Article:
# Euler-Lagrange Equation and moment of inertia

I'm self studying and having trouble with the following question:

"Consider a solid of revolution of a given height. Determine the shape of the solid if it has the minimum moment of inertia about its axis."

The answer is a circular right cylinder, and the question is supposed to be solved using the Euler-Lagrange equation. My question is, since the problem only specifies the height, why isn't the answer just $$r = 0$$. Why can't you just crush all the mass onto the axis of rotation to minimize the moment of inertia? Are there some implicit assumptions I'm missing?

I got the moment of inertia is integral $$\int_0^h \frac{1}{2} \rho \pi r^4 dz$$. By the E-L equation, this just becomes $$4*const*r^3 = 0$$. Or $$r = 0$$. I'm not sure what I'm doing wrong.

One of the implicit assumptions that the question is using is that the mass of the solid is constant, and that the density of the solid is constant. If the mass isn't constant, you could set it to zero. If the density wasn't constant, you could indeed crush the mass into a thin axis of infinite density, but that wouldn't be characteristic of many solids!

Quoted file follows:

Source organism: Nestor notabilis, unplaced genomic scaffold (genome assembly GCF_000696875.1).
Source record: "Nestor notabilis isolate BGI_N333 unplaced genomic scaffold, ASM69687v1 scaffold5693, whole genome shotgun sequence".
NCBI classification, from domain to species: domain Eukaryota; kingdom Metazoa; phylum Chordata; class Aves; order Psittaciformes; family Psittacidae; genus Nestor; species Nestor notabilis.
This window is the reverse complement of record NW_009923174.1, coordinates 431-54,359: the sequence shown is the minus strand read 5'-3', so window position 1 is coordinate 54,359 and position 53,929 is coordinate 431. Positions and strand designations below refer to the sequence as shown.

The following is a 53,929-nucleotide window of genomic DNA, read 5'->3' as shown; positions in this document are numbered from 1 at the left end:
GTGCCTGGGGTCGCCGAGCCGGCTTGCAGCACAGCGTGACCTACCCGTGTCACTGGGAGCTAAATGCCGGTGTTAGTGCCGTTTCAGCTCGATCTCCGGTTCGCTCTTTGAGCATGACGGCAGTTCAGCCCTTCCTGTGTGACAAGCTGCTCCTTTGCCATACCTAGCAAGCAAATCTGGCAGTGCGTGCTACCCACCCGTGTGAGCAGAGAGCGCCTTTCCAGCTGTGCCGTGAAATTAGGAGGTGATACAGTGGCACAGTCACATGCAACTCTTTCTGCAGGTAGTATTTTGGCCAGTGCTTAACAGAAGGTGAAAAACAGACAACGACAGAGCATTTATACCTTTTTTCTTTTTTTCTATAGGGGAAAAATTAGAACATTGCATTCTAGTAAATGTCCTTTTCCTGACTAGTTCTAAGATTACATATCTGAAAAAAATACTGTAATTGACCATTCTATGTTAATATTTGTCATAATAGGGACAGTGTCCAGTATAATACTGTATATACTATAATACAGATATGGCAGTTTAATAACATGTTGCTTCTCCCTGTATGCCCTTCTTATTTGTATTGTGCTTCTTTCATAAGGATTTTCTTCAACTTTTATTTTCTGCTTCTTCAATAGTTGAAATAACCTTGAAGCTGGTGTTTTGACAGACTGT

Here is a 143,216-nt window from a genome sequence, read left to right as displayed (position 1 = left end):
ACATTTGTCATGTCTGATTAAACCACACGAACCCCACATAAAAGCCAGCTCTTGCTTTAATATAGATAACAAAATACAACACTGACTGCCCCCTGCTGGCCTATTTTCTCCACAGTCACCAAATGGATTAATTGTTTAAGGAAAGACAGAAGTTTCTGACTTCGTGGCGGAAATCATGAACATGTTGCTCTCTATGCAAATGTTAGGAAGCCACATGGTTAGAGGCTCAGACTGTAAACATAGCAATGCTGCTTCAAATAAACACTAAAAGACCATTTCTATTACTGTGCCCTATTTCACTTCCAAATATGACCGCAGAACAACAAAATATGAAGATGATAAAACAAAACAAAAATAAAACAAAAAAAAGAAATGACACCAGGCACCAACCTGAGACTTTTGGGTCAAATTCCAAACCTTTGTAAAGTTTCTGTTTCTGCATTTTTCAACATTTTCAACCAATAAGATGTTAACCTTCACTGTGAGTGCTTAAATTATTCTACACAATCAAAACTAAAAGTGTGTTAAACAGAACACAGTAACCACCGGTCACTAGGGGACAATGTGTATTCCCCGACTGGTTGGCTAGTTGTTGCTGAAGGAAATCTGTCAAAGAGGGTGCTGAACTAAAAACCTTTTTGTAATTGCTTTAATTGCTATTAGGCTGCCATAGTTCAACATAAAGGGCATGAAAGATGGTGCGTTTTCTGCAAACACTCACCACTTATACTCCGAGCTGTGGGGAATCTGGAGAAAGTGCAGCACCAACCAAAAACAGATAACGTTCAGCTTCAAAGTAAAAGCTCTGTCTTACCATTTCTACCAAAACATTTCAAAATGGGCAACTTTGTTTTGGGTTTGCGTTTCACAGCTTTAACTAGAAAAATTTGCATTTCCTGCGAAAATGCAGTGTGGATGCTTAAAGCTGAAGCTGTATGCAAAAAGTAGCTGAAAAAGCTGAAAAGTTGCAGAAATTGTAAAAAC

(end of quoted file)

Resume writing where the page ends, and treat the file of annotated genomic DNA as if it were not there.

Constant mass means

$$\int_0^h \rho \pi r^2 \, \mathrm{d}z = M = \text{const.}$$

or, equivalently, as a constraint equation

$$G(r) = \int_0^h \rho \pi r^2 - \frac{M}{h} \, \mathrm{d}z = 0$$

(Constant density is easier to enforce: simply let the variable $$\rho$$ be constant)

Therefore, the problem is now:

Minimise $$I(r) = \int_0^h \frac{1}{2}\rho \pi r^4 \, \mathrm{d}z$$ such that $$G(r) = \int_0^h \rho \pi r^2 - \frac{M}{h} \, \mathrm{d}z = 0$$

That is, you now have a constrained variational problem, which requires the use of a Lagrangian multiplier $$\lambda$$. So the cost function is instead

$$J(r,\lambda) = I(r) + \lambda G(r) = \int_0^h \frac{1}{2} \rho \pi r^4 + \lambda \left(\rho \pi r^2 - \frac{M}{h}\right) \, \mathrm{d}z = \int_0^h F(r,\lambda) \, \mathrm{d}z$$

The Lagrangian multiplier $$\lambda$$ now behaves as an addition variable to minimise over, so the solution is obtained by evaluating

$$\frac{\mathrm{d}}{\mathrm{d}z}\left(\frac{\partial F}{\partial r'}\right) - \frac{\partial F}{\partial r} = 0$$

$$\frac{\mathrm{d}}{\mathrm{d}z}\left(\frac{\partial F}{\partial \lambda'}\right) - \frac{\partial F}{\partial \lambda} = 0$$

where the prime notation denotes differentiation with respect to $$z$$. (Since no $$r'$$ or $$\lambda'$$ terms are present, the first terms of the above equations are equal to zero).

Solving this will then yield the cylinder as the optimal solid.